I'm looking to be proven wrong but you actually ignore everything I say except for things you clearly feel you have the ability to prove me wrong on, you can't see how that would be dull for anyone debating you and misleading in terms of the credibility of your argument?

Steve3007
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Re: Changes in society correlated with the rise of women's rights

Post by Steve3007 » January 17th, 2018, 5:20 am

BG:

OK, I take your point. Clearly there are differences between men and women and you're interesting in considering those differences.

Judaka
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Re: Changes in society correlated with the rise of women's rights

Post by Judaka » January 17th, 2018, 9:52 am

As for employee reliability, here's one chart:

https://www.sap.com/integrated-reports/ ... ender.html
Dlaw I took a brief look at this and assumed I was looking at some kind of data collection site and this accounted for a decent sample size, it's actually a report released by a clearly, rather ethically concerned German company that recorded some statistics about the less than 80,000 people they employ. Are you serious? Can you tell me seriously that you didn't just google this the moment you were asked to back up your crap without even really looking at it? It barely even proves your point and it's probably the most biased evidence you could have provided, one company, in a particular industry, that is clearly not a reliable source.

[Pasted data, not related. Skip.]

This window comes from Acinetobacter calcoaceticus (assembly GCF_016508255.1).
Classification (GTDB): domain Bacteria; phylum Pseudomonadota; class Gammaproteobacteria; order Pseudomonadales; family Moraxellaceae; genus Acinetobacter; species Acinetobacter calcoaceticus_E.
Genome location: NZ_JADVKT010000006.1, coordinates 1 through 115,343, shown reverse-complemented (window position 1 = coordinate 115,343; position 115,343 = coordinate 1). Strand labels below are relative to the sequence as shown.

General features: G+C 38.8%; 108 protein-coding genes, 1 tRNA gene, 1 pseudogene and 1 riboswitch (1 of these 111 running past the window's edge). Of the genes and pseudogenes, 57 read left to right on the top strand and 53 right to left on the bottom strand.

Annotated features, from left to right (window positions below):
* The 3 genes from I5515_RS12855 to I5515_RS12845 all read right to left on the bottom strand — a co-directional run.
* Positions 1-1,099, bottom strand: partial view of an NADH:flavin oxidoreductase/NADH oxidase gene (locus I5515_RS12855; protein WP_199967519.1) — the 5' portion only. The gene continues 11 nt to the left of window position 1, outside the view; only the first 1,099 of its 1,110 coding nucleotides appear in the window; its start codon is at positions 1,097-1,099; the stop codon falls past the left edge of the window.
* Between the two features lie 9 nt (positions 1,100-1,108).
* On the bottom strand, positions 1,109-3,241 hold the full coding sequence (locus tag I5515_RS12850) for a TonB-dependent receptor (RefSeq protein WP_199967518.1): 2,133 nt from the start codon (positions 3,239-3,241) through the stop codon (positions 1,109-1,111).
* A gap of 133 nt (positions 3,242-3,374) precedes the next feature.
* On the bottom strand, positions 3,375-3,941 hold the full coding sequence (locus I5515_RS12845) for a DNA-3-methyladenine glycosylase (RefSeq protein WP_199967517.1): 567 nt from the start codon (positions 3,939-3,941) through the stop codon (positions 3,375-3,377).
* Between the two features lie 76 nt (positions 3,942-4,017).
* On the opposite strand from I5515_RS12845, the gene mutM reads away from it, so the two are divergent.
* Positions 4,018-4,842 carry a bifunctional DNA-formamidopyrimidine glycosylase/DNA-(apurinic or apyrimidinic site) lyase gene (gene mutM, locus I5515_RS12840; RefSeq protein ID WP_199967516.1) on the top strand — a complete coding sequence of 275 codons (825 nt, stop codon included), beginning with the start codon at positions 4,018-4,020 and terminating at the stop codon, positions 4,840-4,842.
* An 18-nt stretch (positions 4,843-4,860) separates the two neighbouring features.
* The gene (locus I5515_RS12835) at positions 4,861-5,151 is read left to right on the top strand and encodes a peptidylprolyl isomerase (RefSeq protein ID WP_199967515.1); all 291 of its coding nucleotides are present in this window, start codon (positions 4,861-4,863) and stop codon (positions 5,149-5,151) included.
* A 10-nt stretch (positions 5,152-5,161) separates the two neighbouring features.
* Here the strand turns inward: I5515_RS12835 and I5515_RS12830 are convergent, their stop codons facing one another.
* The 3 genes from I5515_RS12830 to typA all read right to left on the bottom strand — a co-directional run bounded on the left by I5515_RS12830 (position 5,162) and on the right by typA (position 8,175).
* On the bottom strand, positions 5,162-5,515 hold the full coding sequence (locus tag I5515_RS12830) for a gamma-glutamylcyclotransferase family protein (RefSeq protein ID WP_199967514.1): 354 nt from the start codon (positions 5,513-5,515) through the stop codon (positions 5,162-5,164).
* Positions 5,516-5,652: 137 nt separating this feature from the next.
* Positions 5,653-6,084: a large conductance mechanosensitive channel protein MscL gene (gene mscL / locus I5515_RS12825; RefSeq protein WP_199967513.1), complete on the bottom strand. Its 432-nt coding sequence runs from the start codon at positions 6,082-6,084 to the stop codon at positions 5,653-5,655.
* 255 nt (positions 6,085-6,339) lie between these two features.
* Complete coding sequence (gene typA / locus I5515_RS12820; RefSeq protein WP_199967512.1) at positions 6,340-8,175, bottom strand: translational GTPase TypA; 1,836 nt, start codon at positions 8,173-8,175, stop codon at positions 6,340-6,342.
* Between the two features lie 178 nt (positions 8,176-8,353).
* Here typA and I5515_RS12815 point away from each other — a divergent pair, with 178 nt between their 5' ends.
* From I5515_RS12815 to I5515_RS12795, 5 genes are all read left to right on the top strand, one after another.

You are the prime example of the degeneracy of my generation, it's clear you consider yourself an enlightened educator, fearsome debater and so on but you're so lost. If you spent half as much time developing your ideas as you did telling others what to think, you might have figured out something worthwhile to teach people by now, rather than ranting first and then finding random sites that support your arguments. If you can find the courage to get real for a second, I'd like to know whether you can deny what I am saying. I want to understand why you think you have all the answers because it's clearly not from anything that can be called effort.